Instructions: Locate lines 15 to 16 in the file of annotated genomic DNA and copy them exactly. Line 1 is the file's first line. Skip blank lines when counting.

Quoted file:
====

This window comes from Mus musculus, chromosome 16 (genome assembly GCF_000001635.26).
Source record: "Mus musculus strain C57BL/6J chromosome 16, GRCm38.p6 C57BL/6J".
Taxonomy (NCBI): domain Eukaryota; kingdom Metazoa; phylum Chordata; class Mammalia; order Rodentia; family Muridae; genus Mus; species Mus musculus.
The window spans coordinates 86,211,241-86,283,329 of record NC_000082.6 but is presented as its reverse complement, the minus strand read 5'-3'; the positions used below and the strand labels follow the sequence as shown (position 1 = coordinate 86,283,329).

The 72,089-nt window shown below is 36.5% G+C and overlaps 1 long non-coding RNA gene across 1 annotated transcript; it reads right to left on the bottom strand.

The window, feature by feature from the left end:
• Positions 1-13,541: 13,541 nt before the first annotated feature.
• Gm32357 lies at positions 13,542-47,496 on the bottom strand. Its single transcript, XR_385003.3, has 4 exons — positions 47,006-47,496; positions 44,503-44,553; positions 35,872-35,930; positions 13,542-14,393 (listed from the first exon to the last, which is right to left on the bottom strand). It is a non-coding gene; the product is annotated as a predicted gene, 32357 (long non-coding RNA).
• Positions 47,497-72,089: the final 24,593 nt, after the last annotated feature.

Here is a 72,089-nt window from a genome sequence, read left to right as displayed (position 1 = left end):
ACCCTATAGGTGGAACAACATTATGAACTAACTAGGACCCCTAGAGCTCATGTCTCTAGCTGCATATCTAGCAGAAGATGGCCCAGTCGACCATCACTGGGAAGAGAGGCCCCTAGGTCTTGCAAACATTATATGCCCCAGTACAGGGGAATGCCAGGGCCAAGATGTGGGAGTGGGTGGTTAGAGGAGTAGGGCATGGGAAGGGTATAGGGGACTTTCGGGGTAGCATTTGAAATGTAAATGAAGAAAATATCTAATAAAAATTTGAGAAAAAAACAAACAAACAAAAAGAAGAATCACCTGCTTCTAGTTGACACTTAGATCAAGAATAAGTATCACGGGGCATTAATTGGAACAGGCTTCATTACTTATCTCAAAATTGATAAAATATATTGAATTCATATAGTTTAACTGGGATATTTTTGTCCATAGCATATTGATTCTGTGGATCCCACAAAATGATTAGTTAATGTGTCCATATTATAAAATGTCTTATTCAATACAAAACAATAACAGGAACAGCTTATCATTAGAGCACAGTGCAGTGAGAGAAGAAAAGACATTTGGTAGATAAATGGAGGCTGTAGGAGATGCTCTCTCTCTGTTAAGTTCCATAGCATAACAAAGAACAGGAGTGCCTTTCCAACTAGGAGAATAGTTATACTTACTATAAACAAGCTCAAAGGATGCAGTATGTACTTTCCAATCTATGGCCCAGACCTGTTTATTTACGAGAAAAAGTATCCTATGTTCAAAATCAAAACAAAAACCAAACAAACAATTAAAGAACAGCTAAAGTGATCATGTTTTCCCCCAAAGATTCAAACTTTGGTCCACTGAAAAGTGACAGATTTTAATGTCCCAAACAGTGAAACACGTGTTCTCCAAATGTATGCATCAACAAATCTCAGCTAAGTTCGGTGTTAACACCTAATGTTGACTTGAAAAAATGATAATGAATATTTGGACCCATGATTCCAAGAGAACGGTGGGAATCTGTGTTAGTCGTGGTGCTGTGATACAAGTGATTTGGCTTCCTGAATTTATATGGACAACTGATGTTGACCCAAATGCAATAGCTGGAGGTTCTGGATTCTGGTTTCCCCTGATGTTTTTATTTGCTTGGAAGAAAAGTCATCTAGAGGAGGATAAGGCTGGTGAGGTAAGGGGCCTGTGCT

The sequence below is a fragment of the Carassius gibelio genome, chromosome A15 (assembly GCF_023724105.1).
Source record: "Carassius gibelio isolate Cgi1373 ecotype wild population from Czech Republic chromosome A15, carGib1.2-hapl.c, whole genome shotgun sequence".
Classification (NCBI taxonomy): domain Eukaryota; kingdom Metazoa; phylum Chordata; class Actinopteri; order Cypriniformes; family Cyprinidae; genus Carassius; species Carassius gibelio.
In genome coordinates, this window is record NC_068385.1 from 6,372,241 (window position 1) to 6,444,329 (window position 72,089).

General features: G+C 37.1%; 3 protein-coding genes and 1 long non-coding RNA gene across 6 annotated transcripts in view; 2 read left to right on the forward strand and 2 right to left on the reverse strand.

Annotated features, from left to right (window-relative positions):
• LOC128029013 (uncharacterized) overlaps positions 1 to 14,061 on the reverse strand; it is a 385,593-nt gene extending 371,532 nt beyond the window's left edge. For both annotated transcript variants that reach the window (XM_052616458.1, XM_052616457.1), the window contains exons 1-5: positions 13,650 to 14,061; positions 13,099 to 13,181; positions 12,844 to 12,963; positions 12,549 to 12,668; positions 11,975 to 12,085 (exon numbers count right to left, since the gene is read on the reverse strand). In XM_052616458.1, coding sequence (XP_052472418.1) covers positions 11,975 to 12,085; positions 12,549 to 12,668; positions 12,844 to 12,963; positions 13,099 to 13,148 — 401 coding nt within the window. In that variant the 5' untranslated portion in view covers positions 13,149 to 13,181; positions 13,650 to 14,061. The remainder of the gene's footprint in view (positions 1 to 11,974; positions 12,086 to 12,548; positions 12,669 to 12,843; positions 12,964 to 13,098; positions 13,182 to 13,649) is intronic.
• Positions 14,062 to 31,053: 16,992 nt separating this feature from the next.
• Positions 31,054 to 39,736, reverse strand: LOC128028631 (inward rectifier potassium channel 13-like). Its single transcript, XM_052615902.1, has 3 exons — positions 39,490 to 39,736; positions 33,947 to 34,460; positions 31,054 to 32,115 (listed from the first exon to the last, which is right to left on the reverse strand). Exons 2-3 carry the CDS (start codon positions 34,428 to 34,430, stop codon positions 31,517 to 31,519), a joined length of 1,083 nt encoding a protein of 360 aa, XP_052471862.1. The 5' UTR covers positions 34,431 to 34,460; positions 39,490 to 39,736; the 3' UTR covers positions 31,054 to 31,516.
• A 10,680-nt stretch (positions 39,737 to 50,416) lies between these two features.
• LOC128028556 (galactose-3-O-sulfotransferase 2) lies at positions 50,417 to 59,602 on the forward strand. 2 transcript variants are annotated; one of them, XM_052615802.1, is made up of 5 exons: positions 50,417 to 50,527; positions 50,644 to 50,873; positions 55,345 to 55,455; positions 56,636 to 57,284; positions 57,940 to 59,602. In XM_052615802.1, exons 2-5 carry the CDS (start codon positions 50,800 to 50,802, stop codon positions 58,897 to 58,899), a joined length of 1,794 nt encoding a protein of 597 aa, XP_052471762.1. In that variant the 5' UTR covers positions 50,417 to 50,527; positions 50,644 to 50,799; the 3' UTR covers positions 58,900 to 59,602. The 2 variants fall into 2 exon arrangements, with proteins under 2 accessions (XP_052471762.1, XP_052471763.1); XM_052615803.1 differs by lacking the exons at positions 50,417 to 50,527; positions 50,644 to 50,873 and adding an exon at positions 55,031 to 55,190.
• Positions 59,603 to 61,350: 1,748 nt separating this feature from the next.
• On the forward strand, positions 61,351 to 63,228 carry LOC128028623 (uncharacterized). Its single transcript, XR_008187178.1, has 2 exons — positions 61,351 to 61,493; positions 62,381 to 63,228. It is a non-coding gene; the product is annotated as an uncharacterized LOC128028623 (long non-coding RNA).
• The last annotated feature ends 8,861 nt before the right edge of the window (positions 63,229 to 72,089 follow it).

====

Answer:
In genome coordinates, this window is record NC_068385.1 from 6,372,241 (window position 1) to 6,444,329 (window position 72,089).

General features: G+C 37.1%; 3 protein-coding genes and 1 long non-coding RNA gene across 6 annotated transcripts in view; 2 read left to right on the forward strand and 2 right to left on the reverse strand.